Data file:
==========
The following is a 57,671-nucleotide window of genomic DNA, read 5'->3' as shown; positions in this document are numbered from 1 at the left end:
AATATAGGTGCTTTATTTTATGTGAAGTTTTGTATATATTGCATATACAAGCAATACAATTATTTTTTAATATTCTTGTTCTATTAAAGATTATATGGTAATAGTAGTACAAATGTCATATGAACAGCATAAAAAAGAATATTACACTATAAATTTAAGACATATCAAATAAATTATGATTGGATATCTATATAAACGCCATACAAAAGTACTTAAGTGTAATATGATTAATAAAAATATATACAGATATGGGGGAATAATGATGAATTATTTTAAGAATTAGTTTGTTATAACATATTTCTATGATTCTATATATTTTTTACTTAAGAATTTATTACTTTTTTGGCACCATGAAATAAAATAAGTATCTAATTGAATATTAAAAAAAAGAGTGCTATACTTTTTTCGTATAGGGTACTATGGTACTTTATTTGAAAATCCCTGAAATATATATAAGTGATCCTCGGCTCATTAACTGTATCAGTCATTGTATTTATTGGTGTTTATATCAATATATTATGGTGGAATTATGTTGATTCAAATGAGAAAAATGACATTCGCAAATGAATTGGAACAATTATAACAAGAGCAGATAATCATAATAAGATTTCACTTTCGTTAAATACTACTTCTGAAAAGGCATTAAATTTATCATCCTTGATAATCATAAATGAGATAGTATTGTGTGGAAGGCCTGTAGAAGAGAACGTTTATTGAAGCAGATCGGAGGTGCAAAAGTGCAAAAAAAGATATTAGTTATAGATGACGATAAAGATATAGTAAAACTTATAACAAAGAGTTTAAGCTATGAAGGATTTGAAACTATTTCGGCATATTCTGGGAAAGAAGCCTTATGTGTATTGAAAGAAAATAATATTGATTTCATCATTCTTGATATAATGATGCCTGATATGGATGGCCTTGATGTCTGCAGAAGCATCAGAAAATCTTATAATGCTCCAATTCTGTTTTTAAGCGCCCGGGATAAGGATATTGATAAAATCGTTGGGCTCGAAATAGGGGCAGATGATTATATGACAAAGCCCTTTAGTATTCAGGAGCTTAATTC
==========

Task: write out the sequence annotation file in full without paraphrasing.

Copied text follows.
The following is a 57,671-nucleotide window of genomic DNA, read 5'->3' as shown; positions in this document are numbered from 1 at the left end:
AATATAGGTGCTTTATTTTATGTGAAGTTTTGTATATATTGCATATACAAGCAATACAATTATTTTTTAATATTCTTGTTCTATTAAAGATTATATGGTAATAGTAGTACAAATGTCATATGAACAGCATAAAAAAGAATATTACACTATAAATTTAAGACATATCAAATAAATTATGATTGGATATCTATATAAACGCCATACAAAAGTACTTAAGTGTAATATGATTAATAAAAATATATACAGATATGGGGGAATAATGATGAATTATTTTAAGAATTAGTTTGTTATAACATATTTCTATGATTCTATATATTTTTTACTTAAGAATTTATTACTTTTTTGGCACCATGAAATAAAATAAGTATCTAATTGAATATTAAAAAAAAGAGTGCTATACTTTTTTCGTATAGGGTACTATGGTACTTTATTTGAAAATCCCTGAAATATATATAAGTGATCCTCGGCTCATTAACTGTATCAGTCATTGTATTTATTGGTGTTTATATCAATATATTATGGTGGAATTATGTTGATTCAAATGAGAAAAATGACATTCGCAAATGAATTGGAACAATTATAACAAGAGCAGATAATCATAATAAGATTTCACTTTCGTTAAATACTACTTCTGAAAAGGCATTAAATTTATCATCCTTGATAATCATAAATGAGATAGTATTGTGTGGAAGGCCTGTAGAAGAGAACGTTTATTGAAGCAGATCGGAGGTGCAAAAGTGCAAAAAAAGATATTAGTTATAGATGACGATAAAGATATAGTAAAACTTATAACAAAGAGTTTAAGCTATGAAGGATTTGAAACTATTTCGGCATATTCTGGGAAAGAAGCCTTATGTGTATTGAAAGAAAATAATATTGATTTCATCATTCTTGATATAATGATGCCTGATATGGATGGCCTTGATGTCTGCAGAAGCATCAGAAAATCTTATAATGCTCCAATTCTGTTTTTAAGCGCCCGGGATAAGGATATTGATAAAATCGTTGGGCTCGAAATAGGGGCAGATGATTATATGACAAAGCCCTTTAGTATTCAGGAGCTTAATTC